The Tenants of Malory, by Joseph Sheridan Le Fanu

Chapter 17.

An Ovation.

CLEVE had no dinner; he had supped full of horrors. He got on his coat and hat, and appeared nowhere that evening, but took an immense walk instead, in the hope I dare say of tiring out his agony — perhaps simply because quietude and uninterrupted thought were unendurable.

Next day hope began a little to revive. An inventive mind is inexhaustible; and are not the resources of delay always considerable?

Who could have been acting upon his uncle’s mind in this matter? The spring of Lord Verney’s action was seldom quite within himself. All at once he recollected that he had come suddenly upon what seemed an unusually secret conference between his uncle and Mr. Larkin about ten days since; it was in the library. He was sure the conversation had some reference to him. His uncle looked both annoyed and embarrassed when he came into the room; even the practised countenance of Mr. Larkin betrayed some faint signs of confusion.

Larkin he knew had been down in the neighbourhood of Ware, and probably in Cardyllian. Had anything reached him about the Malory romance? Mr. Larkin was a man who would not stick at trifles in hunting up evidence, and all that concerned him would now interest Mr. Larkin, and Cleve had too high an opinion of that gentleman’s sagacity not to assume that if he had obtained the clue to his mystery he would make capital of the secret with Lord Verney. Viscera magnorum domuum— nothing like secret relations — confidences — and what might not come of this? Of course, the first result would be a peremptory order on which Lord Verney had spoken last night. The only safety for the young man, it will be concluded, is to marry him suitably forthwith.

And — by Jove! — a flash of light! He had it! The whole thing was clear now. Yes; he was to be married to Caroline Oldys, because Mr. Larkin was the professional right hand of that family, and so the attorney would glide ultimately into the absolute command of the House of Verney!

To think of that indescribably vulgar rogue’s actually shaping the fortunes and meting out the tortures of Cleve Verney.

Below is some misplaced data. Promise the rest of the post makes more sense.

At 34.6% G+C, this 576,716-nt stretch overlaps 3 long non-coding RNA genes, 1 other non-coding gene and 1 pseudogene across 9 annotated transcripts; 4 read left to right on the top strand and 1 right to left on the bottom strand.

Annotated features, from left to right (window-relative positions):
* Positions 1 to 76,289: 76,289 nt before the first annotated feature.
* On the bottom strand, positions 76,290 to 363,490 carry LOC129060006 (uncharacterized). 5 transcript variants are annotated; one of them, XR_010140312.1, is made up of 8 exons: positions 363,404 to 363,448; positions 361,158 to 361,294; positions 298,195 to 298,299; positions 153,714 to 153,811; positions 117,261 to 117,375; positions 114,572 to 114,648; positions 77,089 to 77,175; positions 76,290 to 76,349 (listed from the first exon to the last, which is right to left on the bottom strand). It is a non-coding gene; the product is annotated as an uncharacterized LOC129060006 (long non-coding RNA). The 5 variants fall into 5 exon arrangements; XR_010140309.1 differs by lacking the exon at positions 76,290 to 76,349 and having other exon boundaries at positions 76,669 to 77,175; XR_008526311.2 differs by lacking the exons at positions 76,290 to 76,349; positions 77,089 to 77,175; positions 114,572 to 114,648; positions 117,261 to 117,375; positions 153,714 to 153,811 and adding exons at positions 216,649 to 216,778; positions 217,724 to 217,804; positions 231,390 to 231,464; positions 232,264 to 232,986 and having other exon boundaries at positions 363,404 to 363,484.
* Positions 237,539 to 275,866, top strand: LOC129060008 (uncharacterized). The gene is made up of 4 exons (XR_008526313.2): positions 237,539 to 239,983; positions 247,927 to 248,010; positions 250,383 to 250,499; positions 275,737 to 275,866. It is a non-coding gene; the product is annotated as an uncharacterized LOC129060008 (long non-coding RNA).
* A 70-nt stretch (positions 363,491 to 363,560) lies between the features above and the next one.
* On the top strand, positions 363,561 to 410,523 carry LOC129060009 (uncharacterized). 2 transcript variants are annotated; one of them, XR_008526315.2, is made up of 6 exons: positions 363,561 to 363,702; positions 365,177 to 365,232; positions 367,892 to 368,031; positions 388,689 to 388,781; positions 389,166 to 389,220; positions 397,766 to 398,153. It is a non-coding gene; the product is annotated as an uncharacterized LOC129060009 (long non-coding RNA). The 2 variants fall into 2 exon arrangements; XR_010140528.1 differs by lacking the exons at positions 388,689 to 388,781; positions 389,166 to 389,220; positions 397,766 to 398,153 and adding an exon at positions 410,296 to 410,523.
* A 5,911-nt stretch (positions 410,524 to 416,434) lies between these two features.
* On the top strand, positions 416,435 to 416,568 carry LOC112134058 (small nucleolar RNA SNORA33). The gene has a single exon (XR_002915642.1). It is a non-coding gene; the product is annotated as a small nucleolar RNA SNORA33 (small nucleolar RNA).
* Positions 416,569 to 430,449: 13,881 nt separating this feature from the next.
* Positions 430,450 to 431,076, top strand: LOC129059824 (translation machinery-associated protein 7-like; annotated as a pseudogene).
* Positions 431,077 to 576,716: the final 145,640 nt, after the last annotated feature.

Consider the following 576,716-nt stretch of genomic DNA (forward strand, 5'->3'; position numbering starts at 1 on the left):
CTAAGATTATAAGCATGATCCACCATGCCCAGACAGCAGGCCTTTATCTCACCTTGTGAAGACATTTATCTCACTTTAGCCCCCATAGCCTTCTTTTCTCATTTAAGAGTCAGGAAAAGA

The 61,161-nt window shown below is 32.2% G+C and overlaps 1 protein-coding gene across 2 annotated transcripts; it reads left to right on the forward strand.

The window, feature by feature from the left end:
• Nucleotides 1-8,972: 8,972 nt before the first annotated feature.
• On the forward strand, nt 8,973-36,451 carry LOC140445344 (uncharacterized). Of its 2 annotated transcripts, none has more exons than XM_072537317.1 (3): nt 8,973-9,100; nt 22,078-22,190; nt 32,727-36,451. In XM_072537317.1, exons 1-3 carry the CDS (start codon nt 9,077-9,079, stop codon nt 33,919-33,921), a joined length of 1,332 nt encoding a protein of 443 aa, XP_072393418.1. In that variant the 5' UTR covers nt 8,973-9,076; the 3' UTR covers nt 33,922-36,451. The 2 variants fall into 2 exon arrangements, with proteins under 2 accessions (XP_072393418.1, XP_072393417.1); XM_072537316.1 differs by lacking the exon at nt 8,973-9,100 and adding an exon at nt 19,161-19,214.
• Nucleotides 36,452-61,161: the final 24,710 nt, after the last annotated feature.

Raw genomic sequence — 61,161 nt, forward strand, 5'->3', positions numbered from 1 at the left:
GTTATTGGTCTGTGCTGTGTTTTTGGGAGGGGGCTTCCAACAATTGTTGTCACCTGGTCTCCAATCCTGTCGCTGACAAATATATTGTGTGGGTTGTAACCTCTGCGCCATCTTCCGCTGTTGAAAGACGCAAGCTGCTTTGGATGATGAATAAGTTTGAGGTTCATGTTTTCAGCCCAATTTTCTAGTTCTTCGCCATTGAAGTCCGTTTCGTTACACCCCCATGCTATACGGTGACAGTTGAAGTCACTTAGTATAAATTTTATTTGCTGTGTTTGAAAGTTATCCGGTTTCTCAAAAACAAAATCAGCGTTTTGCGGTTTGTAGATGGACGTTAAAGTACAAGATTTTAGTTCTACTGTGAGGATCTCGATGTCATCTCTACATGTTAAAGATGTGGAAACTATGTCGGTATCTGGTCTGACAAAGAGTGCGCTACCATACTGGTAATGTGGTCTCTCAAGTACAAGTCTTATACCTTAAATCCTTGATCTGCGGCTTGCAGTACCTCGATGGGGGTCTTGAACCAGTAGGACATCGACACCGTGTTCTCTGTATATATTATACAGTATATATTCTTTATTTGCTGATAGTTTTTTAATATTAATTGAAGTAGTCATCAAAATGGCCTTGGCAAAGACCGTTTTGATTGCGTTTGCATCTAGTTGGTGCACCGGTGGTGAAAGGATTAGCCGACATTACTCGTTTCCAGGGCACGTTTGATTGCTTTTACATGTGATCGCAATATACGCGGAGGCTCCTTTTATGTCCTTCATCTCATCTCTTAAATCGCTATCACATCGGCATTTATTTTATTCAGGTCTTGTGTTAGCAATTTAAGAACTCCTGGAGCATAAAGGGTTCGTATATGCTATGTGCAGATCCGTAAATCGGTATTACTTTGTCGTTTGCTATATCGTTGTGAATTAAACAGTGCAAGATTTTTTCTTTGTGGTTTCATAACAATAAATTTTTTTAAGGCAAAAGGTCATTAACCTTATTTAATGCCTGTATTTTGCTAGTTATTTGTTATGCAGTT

How much of our miseries result from the folly of those who would serve us! Here was Viscount Verney with, as respected Cleve, the issues of life very much in his fingers, dropping through sheer imbecility into the coarse hands of that odious attorney!

Cleve trembled with rage as he thought of the degradation to which that pompous fool, Lord Verney, was consigning him, yet what was to be done? Cleve was absolutely at the disposal of the peer, and the peer was unconsciously placing himself in the hands of Mr. Larkin, to be worked like a puppet, and spoken for by the Pharisaical attorney.

Cleve’s theory hung together plausibly. It would have been gross folly to betray his jealousy of the attorney, whose opportunities with his uncle he had no means of limiting or interrupting, and against whom he had as yet no case.

He was gifted with a pretty talent for dissimulation; Mr. Larkin congratulated himself in secret upon Cleve’s growing esteem and confidence. The young gentleman’s manner was gracious and even friendly to a degree that was quite marked, and the unconscious attorney would have been startled had he learned on a sudden how much he hated him.

Ware — that great house which all across the estuary in which its princely front was reflected, made quite a feature in the landscape sketched by so many tourists, from the pier on the shingle of Cardyllian on bright summer days, was about to be rehabilitated, and very splendid doings were to follow.